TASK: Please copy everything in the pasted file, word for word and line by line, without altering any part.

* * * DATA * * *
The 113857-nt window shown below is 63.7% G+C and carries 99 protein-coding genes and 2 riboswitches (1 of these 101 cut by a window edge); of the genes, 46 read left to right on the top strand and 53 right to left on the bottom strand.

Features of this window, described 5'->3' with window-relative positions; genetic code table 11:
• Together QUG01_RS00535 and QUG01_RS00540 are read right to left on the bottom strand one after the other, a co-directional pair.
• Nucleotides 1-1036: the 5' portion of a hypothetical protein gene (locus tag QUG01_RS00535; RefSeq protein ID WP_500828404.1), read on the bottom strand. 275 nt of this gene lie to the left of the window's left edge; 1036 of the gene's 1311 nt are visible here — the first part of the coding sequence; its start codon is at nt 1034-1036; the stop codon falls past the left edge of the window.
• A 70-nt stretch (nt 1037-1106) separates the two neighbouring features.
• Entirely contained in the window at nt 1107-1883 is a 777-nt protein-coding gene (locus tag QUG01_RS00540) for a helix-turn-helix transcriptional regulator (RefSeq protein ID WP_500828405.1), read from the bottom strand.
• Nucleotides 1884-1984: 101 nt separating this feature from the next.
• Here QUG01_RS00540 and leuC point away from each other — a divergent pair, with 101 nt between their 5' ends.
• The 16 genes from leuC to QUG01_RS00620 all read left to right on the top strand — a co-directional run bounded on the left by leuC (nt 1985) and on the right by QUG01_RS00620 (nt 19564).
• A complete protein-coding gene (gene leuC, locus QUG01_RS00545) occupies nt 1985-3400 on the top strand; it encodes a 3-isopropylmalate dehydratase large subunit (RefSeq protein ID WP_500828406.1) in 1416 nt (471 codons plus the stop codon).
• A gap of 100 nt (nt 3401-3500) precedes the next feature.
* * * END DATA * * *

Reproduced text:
The 113857-nt window shown below is 63.7% G+C and carries 99 protein-coding genes and 2 riboswitches (1 of these 101 cut by a window edge); of the genes, 46 read left to right on the top strand and 53 right to left on the bottom strand.

Features of this window, described 5'->3' with window-relative positions; genetic code table 11:
• Together QUG01_RS00535 and QUG01_RS00540 are read right to left on the bottom strand one after the other, a co-directional pair.
• Nucleotides 1-1036: the 5' portion of a hypothetical protein gene (locus tag QUG01_RS00535; RefSeq protein ID WP_500828404.1), read on the bottom strand. 275 nt of this gene lie to the left of the window's left edge; 1036 of the gene's 1311 nt are visible here — the first part of the coding sequence; its start codon is at nt 1034-1036; the stop codon falls past the left edge of the window.
• A 70-nt stretch (nt 1037-1106) separates the two neighbouring features.
• Entirely contained in the window at nt 1107-1883 is a 777-nt protein-coding gene (locus tag QUG01_RS00540) for a helix-turn-helix transcriptional regulator (RefSeq protein ID WP_500828405.1), read from the bottom strand.
• Nucleotides 1884-1984: 101 nt separating this feature from the next.
• Here QUG01_RS00540 and leuC point away from each other — a divergent pair, with 101 nt between their 5' ends.
• The 16 genes from leuC to QUG01_RS00620 all read left to right on the top strand — a co-directional run bounded on the left by leuC (nt 1985) and on the right by QUG01_RS00620 (nt 19564).
• A complete protein-coding gene (gene leuC, locus QUG01_RS00545) occupies nt 1985-3400 on the top strand; it encodes a 3-isopropylmalate dehydratase large subunit (RefSeq protein ID WP_500828406.1) in 1416 nt (471 codons plus the stop codon).
• A gap of 100 nt (nt 3401-3500) precedes the next feature.